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A Soft Heart & Strong Body: Chaturanga Dandasana
by Tarra Madore

Chaturanga dandasana is the Four-Limbed Staff pose. This pose is challenging to do and requires both a soft heart and strong body to do well. When performed properly, it is empowering and strengthening for the arms and abdominals. Chaturanga (for short), is a part of the sun salutation in many yoga traditions. It is also a key pose in most vinyasa classes. As a result, it is done repeatedly in classes across the nation, so it is extremely important to do it properly. 

When a pose is done over and over, good alignment is the key to making sure that it does not become injurious. Imagine you had a door in your home that opened into a plush carpeted room. If the door was slightly off its hinge, you probably wouldn’t notice it at first. You would continually open and close the door without noticing a significant change. In a few months you may notice an area of the carpet that looks more worn than the rest. The carpet will begin to wear away under the door because it is slightly off. You don’t notice it until it causes wear and tear. The same can happen in the human body. If your alignment is slightly off and you don’t notice it, over time repetitive motion will cause painful wear and tear.

Unfortunately, this is one of the poses I see done poorly most of the time. When done correctly, it will strengthen your rotator cuff muscles. When done incorrectly however, it will injure the tendons of the rotator cuff muscles by overstretching the tendons while expecting the muscles to fire.

The foundations for this pose are the hands and balls of the feet. There is a full bright quality of the inner body. From that fullness the outer body can hug into the inner body and strengthen the pose. Most often, the pose is done from plank pose, which resembles the top of a push up. One then lowers the body down so that hands and feet are pressing into the floor, and the rest of the body is about 2 inches off the floor. The challenge and important factor is to keep the heads of the arms bones lifted as high as the elbows in the pose. As you lower down, the heart stays melted and the shoulder blades stay firmly rooted onto the back, which will keep the heads of the arm bones lifted.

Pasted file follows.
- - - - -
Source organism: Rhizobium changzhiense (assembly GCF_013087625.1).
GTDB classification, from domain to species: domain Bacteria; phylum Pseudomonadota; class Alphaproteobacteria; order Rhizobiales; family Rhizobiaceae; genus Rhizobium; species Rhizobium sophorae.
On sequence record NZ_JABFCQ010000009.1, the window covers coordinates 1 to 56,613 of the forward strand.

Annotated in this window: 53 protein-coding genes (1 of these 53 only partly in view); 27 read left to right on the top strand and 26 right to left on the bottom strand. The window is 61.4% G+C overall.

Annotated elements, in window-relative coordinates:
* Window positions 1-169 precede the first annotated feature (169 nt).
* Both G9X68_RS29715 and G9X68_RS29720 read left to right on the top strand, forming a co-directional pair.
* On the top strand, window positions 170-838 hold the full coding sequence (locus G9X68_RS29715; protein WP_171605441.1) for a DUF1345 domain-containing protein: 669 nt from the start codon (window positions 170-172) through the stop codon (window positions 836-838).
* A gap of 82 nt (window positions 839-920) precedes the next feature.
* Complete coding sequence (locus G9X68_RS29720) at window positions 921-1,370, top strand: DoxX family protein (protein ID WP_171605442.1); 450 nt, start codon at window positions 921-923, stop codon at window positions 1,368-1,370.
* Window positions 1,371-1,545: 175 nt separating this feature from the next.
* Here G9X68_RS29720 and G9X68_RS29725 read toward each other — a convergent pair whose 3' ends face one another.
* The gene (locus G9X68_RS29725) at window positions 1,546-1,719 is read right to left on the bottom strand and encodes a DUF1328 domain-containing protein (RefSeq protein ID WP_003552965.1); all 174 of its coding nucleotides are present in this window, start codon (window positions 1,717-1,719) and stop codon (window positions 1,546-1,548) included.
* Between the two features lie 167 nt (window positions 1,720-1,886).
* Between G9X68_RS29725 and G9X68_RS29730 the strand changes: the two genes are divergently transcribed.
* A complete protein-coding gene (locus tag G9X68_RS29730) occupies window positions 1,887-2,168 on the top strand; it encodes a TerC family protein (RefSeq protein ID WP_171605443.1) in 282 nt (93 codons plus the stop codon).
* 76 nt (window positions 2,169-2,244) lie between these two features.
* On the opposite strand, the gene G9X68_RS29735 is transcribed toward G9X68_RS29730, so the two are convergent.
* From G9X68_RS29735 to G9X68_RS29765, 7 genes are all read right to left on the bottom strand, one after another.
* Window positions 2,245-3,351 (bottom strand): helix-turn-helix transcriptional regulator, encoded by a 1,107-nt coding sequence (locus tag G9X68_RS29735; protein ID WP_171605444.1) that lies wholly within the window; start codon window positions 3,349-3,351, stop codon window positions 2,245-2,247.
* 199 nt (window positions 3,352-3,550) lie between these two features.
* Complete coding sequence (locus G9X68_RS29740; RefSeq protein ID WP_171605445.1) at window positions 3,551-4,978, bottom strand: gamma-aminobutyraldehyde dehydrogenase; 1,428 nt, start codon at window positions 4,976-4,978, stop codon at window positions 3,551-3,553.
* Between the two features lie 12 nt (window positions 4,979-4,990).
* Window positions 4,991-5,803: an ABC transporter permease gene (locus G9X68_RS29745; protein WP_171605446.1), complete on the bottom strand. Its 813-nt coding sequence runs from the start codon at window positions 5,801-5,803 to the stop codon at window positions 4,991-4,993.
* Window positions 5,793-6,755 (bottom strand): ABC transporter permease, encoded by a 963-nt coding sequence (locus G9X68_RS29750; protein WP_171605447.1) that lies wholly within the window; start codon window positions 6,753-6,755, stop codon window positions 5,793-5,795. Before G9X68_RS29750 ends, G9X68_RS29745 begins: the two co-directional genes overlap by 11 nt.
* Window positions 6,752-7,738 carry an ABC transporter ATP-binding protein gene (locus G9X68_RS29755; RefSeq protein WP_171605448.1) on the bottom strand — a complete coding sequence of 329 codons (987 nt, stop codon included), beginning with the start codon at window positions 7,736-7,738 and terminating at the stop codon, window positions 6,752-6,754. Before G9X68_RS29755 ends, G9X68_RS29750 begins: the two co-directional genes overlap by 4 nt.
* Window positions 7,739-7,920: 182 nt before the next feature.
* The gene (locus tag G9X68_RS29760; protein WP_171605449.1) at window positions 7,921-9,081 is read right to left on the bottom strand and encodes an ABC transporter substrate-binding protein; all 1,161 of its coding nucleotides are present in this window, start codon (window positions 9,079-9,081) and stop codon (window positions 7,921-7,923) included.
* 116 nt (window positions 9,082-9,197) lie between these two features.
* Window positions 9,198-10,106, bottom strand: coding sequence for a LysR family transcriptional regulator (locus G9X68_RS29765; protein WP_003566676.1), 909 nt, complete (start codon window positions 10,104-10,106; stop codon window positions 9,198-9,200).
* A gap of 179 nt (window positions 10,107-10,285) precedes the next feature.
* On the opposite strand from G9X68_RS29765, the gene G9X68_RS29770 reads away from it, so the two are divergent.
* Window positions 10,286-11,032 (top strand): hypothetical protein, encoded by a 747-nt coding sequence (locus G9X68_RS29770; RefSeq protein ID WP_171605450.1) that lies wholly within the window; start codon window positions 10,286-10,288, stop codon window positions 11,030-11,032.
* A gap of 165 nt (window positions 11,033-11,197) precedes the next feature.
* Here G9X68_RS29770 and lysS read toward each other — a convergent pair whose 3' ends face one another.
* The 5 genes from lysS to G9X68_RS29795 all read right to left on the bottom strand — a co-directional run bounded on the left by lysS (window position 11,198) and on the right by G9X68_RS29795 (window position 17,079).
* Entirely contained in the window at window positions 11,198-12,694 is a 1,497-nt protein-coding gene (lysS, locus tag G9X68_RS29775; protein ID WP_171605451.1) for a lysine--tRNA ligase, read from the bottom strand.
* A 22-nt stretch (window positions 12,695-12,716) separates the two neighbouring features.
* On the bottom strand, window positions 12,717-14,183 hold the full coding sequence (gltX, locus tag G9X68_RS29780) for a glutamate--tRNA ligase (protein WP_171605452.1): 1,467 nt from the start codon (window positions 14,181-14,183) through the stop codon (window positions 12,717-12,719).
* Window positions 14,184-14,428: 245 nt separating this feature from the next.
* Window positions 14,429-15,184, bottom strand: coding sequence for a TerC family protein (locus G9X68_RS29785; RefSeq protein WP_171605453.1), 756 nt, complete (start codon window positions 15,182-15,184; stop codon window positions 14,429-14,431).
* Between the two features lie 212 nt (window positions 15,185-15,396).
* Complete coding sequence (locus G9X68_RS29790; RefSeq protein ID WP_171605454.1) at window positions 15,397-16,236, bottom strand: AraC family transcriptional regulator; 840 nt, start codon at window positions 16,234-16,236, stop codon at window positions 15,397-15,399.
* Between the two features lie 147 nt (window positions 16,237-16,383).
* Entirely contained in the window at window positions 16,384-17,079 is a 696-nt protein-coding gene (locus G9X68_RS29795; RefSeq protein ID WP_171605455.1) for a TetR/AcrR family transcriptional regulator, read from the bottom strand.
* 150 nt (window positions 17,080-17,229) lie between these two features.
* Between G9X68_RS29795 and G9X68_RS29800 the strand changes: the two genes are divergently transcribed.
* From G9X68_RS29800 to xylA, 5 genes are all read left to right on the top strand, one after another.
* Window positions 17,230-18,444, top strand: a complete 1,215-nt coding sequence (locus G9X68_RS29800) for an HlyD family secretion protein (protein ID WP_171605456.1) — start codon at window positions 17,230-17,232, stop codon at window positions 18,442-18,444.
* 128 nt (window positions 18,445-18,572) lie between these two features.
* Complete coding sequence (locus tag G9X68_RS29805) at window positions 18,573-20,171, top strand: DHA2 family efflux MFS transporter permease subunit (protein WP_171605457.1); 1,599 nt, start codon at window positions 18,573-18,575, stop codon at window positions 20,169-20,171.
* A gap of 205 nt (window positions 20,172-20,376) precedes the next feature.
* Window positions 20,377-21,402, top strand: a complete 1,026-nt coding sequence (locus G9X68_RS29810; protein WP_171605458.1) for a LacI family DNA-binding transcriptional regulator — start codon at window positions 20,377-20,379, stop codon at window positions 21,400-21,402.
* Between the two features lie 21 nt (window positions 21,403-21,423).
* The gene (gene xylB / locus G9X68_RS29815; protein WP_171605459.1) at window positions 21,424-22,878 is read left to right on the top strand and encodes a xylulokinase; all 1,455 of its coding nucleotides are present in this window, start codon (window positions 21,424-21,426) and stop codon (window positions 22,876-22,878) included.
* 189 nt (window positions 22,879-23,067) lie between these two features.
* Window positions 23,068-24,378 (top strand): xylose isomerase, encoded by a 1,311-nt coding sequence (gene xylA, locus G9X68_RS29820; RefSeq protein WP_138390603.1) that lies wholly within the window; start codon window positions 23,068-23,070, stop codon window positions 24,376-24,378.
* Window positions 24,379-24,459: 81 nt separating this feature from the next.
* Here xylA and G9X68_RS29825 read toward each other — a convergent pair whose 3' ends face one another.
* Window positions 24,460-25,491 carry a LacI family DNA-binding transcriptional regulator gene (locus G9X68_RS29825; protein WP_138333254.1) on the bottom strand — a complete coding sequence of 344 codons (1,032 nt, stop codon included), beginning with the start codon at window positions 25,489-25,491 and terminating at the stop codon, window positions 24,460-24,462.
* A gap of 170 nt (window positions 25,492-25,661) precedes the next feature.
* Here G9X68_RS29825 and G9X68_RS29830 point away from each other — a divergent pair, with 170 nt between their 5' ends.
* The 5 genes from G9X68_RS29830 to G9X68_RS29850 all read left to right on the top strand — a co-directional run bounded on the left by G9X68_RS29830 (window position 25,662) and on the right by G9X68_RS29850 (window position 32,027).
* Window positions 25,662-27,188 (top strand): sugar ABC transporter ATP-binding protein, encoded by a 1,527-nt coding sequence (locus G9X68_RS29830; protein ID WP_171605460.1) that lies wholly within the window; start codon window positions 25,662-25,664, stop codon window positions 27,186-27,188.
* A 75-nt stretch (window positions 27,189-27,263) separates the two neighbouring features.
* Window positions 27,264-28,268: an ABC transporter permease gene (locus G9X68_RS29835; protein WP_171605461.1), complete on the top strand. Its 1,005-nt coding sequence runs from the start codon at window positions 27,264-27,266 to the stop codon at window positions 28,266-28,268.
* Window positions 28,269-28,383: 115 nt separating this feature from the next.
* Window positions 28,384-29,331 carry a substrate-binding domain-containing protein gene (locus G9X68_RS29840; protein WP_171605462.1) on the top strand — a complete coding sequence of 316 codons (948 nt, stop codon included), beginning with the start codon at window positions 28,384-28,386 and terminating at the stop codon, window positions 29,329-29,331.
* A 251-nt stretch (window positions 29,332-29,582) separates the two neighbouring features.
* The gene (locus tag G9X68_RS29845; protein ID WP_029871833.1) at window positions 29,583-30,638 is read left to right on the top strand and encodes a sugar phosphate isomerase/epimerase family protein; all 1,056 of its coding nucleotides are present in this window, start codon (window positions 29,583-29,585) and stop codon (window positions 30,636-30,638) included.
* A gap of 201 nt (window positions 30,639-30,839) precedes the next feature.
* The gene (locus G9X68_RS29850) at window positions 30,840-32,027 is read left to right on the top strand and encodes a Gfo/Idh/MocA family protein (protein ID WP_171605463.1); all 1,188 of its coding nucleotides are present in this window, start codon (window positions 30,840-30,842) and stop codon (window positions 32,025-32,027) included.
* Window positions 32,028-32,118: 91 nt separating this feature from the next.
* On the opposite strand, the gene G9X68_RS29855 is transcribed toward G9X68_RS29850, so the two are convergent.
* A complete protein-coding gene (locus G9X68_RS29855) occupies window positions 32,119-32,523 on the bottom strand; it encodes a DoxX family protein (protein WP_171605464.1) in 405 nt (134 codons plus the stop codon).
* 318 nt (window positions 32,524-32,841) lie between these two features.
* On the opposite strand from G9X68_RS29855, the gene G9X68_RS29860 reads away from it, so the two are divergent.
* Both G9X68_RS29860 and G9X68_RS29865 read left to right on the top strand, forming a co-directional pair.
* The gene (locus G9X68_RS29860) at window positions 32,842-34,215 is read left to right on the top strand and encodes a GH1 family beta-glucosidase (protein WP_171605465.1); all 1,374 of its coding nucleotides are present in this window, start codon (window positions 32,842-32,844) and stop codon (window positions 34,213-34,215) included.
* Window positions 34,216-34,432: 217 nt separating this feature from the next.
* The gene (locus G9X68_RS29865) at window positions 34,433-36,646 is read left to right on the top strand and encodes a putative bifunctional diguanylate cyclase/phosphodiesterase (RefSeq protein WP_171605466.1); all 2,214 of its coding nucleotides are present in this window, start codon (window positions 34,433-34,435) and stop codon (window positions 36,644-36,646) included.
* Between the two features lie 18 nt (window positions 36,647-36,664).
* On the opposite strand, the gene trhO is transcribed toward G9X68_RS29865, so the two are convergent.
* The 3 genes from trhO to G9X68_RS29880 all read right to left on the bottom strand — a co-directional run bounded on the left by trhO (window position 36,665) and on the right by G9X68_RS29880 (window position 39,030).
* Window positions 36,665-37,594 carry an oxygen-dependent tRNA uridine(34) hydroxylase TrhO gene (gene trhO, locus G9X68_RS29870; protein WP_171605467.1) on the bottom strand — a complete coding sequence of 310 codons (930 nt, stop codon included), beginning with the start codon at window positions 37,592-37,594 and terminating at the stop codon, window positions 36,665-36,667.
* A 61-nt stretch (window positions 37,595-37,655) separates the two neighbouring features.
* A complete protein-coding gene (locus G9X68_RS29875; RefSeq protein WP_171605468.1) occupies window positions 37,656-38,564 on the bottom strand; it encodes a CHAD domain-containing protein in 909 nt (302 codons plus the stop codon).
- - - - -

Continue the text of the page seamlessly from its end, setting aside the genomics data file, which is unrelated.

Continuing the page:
As you are learning this pose and building strength, it is wiser to place your knees down on the floor as you lower your body. This will build your strength and protect the rotator cuff muscles. The tendency is for the shoulders to hunch forward as you lower. It feels easier but destroys your shoulders. You may not feel it right away, but you will with repetition over time. With shoulders rounded forward you won’t build strength; instead you will create weakness. 

Try Chaturanga Dandasana Challenge

Lay on the floor face down. Tuck your toes under and take a few breaths to invigorate your body. Now walk your feet toward your head, press your heels back and lift your thighs off the floor. Place your hands next to you chest – thumbs about midline of your chest, forearms perpendicular to the floor. Turn your finger tips out – SLIGHTLY. Make sure they do not turn in. Your elbows will point back – they aren’t touching the body and they aren’t pointing out to the side (see photo). Press your hands into the floor and lift the heads of the arms bone up and back. Shoulder blades root to your back firmly. Thighs are still lifted, scoop your tailbone – lengthen it toward your feet and down toward the mat. Keep your thighs lifted when you scoop your tailbone. Scooping the tailbone lengthens your low back, allows the sides of the waist to lift, and tones your abdominal muscles. The abs should lift away from the floor. Keeping all that, inhale, expand the inner body, and lift your chest off the floor into Chaturanga Dandasnana. Hold the pose, keeping the breath steady for several breaths before lowering back down to the mat on an exhale. Note: to modify this pose for beginners, place a block under your lower abdomen and pelvis. Repeat the above steps and you may have more success in lifting up into Chaturanga. 

I admit it’s difficult and may not work right away, but the strengthening benefits of this pose are well worth the effort. Also, by mastering this pose, you’ll be sure not to create repetitive stress injuries that arise when common poses are done without proper alignment.


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About the Author

Tarra Piparo Madore is a yoga instructor and retired chiropractor who has studied at Palmer College of Chiropractic, Himalayan Institute and most recently with senior certified Anusara teachers Naime Jezzeny and Sue Elkind. She is Director of Inner Light Yoga Center in North Brunswick, NJ and is also Co-Publisher and Creative Director for New Jersey Namaste News magazine.









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